These chewy, soft, and sweet paleo chocolate chip cookies are so yummy. They’ll just melt in your mouth. Cookies are paleo-friendly, gluten-free, and vegetarian.
Do you love chocolate chip cookies? Me too!
After all, what’s not to love about a chewy cookie filled with ooey, gooey chocolate chips?
However, your traditional chocolate chip cookie is packed with dairy, grains, and refined sugars. And all these are No-Nos on a Paleo diet.
So, what does a gal or guy do – stop eating chocolate chip cookies? No – I have a better solution!
These paleo chocolate chip cookies are a healthier version of your traditional chocolate chip cookies.
They’re sweet, chewy, yummy, and they just melt in your mouth. You’ll definitely want more than one.
So go ahead – no judging here.
That’s because they’re good for you too. One cookie provides 10% of your daily fiber needs.
So, your tastebuds and digestive system are happy too.
They also contain tons of monounsaturated fats. These are excellent fats that are good for your heart.
They may also reduce inflammation – and help you lose weight too. So, eat a cookie or two.
Ingredients You’ll Need
The ingredients you need to make these cookies are pretty basic. In fact, you may already be familiar with them.
Almond flour – This is a Paleo-friendly and gluten-free alternative to all-purpose flour. It’s not only Paleo-approved but more nutritious too.
Almond flour is also high in fat – and that’s a good thing. Fat retains moisture, so your cookies are moist and tender.
Tapioca flour – Tapioca flour is incredible for baking – especially gluten-free baking. In baking, gluten helps bind your ingredients.
Besides using tapioca flour in baking, you can also use it to thicken stews and puddings. If you’d like to get some tapioca flour, you can get some here.
Coconut flour – This is another Paleo-friendly and gluten-free alternative to all-purpose flour. It’s also quite nutritious.
In fact, it contains a ton of fiber. This means it absorbs a lot of liquid when you bake with it.
This results in your dough being much thicker than you expect. So, you’ll want to add it in very slowly.
Coconut sugar – Coconut sugar is a healthier alternative to refined cane sugar. That’s because coconut sugar has a lower glycemic index than refined cane sugar.
Coconut sugar also has a mild caramel flavor. This adds sweetness and a bit of earthiness to your cookies.
Now, coconut sugar may be trickier to find at your local grocery store. But you can get some here.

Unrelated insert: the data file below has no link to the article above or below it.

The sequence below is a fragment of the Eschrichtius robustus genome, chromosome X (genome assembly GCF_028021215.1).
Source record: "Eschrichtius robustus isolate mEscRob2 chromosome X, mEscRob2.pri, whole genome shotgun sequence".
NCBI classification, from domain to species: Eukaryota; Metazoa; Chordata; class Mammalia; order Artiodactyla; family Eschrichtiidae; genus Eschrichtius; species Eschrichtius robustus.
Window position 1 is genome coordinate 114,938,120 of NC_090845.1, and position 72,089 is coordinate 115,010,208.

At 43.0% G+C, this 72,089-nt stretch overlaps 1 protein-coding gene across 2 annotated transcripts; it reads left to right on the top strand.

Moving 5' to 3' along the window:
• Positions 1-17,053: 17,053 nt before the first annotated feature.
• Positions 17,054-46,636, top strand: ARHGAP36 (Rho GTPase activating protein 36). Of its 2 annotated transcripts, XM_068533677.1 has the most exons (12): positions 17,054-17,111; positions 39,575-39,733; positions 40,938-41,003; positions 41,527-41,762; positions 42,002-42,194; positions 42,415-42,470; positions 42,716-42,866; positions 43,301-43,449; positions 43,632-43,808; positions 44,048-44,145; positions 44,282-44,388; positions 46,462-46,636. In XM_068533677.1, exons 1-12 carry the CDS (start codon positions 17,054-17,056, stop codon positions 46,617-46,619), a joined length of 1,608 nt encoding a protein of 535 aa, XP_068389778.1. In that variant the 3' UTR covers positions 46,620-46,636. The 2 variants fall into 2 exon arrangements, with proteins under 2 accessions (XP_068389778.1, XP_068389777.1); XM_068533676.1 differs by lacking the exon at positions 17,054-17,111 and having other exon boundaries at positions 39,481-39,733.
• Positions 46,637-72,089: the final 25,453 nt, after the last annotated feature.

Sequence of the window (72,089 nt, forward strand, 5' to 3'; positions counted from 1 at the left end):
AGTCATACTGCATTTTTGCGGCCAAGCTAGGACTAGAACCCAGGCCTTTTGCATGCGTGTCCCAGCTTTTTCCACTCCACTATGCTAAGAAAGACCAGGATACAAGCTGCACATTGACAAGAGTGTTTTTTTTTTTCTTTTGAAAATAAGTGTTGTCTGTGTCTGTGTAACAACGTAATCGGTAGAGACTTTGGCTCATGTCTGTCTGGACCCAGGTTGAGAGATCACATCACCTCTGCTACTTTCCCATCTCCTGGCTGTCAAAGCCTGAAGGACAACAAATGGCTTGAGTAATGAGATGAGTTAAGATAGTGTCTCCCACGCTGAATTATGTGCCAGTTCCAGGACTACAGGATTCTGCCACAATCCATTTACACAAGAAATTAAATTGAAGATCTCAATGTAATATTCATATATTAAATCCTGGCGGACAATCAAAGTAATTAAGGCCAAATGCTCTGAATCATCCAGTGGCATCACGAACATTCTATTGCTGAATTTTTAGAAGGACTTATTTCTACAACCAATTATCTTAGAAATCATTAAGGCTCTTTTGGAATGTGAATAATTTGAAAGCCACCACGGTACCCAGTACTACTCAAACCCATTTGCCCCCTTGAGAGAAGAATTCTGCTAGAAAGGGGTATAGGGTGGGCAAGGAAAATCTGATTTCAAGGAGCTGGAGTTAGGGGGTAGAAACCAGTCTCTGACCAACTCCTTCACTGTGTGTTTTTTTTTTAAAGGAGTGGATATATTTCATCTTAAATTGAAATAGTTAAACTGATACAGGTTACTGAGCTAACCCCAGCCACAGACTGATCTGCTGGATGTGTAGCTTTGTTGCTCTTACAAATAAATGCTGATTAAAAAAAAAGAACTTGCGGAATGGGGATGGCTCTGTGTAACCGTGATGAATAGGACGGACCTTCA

Salt – Yes, you read that right. You want to add a bit of salt to your dough.
That’s because it really enhances the flavor of the almond flour and chocolate. So don’t leave it out.
Baking soda – Adding baking soda to your cookies gives them more air. This causes air pockets, resulting in a softer cookie.
Cinnamon – This adds a warm, comforting flavor to these chocolate cookies. Yum!
Nutmeg – Nutmeg also adds warmth. And it provides a beautiful aroma in your kitchen when you’re baking your cookies.
Ghee – Ghee is actually clarified butter. This means that all the casein and lactose have been removed.
This makes it Paleo-friendly. Ghee adds a rich butter flavor to your cookies.
You will want your ghee at room temperature. This will make it easier to whisk together.
Egg – The eggs act as a binder, so your dough holds together. This gives your cookies structure.
And the protein in the eggs makes your cookies nice and chewy.
Like the ghee, you’ll want your egg to be at room temperature. This will ensure your dough doesn’t clump together.
Honey – Honey acts as a sweetener. And because it is a bit sweeter than sugar, you can use less of it.
It also acts as a humectant. This means that it draws in moisture, so your cookies have a great mouth-feel.
It also makes your cookies last longer. Yay!
Vanilla extract – Vanilla extract provides warm, subtle sweet flavors. So your cookies go from good to great.
Dark Chocolate Chips – What would a chocolate chip cookie be without chocolate chips. Using dark chocolate chips gives you the chocolate factor – without the dairy.
And the darker the chocolate, the better. That’s because it contains more cocoa, which means more antioxidants.
How to Make Paleo Chocolate Chip Cookies